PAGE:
There are lots of sensible reasons for managers to worry about how productive their teams are now that everyone who can is working from home. There's the perpetual concern that employees will goof off if they're not being watched, of course. But also anxiety about how the distractions of the crisis, new tech, and the need to care for loved ones may impact your team's ability to get stuff done. 

Add this all up and it's no wonder many leaders are worried about how productive their people can realistically be at home. New data, however, suggests that when it comes to their remote setup at least, you can probably relax. 

One less thing to worry about

The reassuring data comes from RescueTime, a time-management tool that monitors how you spend every minute of time on your computer so you can better optimize your day. At least that's what it does in normal times. In the current crisis, the app is a powerful source of data on exactly what remote workers are doing all day. 

The company recently sifted through this treasure trove of information and delivered happy news about our productivity while we work from home. 

Here's the bottom-line finding via the company's blog: "According to our data, knowledge workers, software developers, and IT professionals are all more productive when they work from home. This was true both at small and medium businesses and large companies (over 500 employees)."

What exactly does RescueTime mean by more productive? "Remote workers had a four percent increase in average daily time spent on their core work and an 18 percent decrease in time spent on communication," the company reports. Over a year that adds up to 58 more hours spent on core work.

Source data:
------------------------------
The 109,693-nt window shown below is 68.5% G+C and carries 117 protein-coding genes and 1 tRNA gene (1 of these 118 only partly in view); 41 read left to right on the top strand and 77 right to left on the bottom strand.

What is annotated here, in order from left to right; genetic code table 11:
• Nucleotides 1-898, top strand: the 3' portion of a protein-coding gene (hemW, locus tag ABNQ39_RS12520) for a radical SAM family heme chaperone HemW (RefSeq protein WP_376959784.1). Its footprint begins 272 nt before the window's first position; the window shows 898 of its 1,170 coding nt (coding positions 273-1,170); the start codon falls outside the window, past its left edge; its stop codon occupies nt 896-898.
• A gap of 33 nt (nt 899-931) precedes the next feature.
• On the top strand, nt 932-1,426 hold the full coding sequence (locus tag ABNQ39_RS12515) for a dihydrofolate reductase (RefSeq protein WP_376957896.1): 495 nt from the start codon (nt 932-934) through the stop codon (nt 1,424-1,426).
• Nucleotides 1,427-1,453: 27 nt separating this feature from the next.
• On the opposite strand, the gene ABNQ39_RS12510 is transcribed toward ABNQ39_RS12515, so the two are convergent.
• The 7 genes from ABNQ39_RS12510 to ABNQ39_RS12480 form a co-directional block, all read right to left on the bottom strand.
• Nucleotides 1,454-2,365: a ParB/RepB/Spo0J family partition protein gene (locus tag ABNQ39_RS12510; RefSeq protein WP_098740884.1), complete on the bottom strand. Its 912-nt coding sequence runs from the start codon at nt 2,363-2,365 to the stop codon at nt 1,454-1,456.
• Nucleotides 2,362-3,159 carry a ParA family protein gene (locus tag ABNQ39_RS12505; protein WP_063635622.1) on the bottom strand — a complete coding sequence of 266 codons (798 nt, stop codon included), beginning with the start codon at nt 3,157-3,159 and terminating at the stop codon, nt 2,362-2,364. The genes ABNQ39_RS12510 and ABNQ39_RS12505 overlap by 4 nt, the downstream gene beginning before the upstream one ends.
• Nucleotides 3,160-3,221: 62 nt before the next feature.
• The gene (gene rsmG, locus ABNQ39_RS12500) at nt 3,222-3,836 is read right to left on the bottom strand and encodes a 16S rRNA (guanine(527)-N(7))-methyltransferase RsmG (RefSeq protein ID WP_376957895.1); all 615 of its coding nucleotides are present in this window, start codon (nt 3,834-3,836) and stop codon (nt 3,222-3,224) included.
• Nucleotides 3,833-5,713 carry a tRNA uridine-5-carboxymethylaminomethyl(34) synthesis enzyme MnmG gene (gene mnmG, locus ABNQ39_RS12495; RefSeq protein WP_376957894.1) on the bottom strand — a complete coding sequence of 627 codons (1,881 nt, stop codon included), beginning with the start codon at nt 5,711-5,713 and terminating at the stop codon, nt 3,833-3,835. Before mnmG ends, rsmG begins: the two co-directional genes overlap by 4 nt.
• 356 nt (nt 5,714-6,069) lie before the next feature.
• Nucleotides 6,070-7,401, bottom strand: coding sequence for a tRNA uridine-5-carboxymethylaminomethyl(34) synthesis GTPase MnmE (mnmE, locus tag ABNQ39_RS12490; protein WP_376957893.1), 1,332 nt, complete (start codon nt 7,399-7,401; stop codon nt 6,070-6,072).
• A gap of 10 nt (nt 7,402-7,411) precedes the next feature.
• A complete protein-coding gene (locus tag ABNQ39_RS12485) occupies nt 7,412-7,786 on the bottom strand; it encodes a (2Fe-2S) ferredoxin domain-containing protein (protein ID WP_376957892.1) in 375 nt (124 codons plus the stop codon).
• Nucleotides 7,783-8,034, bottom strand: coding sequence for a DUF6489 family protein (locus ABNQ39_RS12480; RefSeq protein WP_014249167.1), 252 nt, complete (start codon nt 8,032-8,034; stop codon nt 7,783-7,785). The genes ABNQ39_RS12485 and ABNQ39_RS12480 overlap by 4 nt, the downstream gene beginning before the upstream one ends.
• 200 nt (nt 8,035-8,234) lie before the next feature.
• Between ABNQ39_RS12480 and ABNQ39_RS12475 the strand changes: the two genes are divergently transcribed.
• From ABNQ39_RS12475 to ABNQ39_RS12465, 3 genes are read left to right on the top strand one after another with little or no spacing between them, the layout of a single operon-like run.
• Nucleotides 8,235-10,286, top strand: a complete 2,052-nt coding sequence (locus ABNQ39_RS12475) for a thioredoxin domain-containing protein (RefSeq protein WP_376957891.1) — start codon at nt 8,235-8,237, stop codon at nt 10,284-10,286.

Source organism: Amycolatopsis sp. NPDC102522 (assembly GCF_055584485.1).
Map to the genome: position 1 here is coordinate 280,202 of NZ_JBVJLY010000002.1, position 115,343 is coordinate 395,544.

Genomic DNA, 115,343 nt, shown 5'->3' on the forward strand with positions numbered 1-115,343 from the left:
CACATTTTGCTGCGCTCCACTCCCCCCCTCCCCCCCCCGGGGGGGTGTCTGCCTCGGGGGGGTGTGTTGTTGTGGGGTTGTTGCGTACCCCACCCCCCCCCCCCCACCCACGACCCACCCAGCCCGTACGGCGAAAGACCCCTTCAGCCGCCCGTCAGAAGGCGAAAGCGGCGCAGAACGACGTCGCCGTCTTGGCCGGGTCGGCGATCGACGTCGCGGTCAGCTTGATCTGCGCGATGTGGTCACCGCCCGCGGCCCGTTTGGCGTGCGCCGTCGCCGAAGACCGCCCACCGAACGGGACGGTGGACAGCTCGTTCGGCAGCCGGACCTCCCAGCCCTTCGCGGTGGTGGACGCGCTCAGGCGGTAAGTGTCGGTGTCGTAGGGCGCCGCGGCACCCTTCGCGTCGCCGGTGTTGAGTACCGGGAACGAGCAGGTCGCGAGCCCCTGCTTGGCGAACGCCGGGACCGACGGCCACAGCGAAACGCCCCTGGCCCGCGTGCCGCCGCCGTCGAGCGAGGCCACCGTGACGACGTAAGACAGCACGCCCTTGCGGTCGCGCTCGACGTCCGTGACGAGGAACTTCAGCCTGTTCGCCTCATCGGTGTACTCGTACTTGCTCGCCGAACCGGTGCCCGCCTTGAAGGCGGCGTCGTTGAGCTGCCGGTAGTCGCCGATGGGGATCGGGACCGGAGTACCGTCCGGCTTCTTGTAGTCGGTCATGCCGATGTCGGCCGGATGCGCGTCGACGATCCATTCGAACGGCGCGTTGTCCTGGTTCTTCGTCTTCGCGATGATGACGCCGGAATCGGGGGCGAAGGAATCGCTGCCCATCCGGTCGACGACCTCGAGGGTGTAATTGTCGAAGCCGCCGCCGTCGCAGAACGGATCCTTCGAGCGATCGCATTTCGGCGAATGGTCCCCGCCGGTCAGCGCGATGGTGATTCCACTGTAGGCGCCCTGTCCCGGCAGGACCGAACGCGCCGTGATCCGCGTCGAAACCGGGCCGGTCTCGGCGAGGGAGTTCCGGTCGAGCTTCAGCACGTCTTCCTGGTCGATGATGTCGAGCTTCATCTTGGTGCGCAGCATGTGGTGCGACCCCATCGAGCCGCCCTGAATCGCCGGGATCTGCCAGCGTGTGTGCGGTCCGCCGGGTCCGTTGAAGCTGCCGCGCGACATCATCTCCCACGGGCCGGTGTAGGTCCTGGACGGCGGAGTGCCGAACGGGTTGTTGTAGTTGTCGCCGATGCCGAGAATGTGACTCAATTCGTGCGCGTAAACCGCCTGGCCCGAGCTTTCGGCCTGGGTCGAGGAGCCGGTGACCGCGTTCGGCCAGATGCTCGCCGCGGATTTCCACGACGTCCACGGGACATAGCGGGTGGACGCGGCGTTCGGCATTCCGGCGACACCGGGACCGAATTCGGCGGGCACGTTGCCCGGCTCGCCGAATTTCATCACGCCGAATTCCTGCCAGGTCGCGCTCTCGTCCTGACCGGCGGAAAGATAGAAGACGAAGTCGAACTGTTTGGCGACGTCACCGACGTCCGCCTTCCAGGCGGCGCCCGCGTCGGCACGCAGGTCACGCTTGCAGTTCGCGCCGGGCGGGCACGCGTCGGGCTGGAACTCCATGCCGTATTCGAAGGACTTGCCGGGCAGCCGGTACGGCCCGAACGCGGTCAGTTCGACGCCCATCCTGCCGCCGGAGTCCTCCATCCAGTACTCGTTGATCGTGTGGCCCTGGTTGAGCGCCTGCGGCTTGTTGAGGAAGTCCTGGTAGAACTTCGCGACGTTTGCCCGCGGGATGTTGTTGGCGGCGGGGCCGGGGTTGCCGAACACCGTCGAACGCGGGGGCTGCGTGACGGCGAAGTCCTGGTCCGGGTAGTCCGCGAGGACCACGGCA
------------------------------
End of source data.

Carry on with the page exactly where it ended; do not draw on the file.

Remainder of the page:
Add the time saved on communication to time clawed back from commuting, and workers save at least three hours a day when they go remote. That's great news for managers, but employees are probably pretty excited about that shift too. 

These advantages of working from home showed up when RescueTime spoke to 850 remote workers to get their take and discovered that "remote workers are 20 percent more likely to say they complete all their daily tasks every or most days" and "17 percent more likely to leave work 'feeling accomplished about what they set out to do.'"

You have lots of valid and important things to worry about right now. This data suggests you can remove at least one item from your long list of anxieties. Remote work probably isn't killing your team's productivity.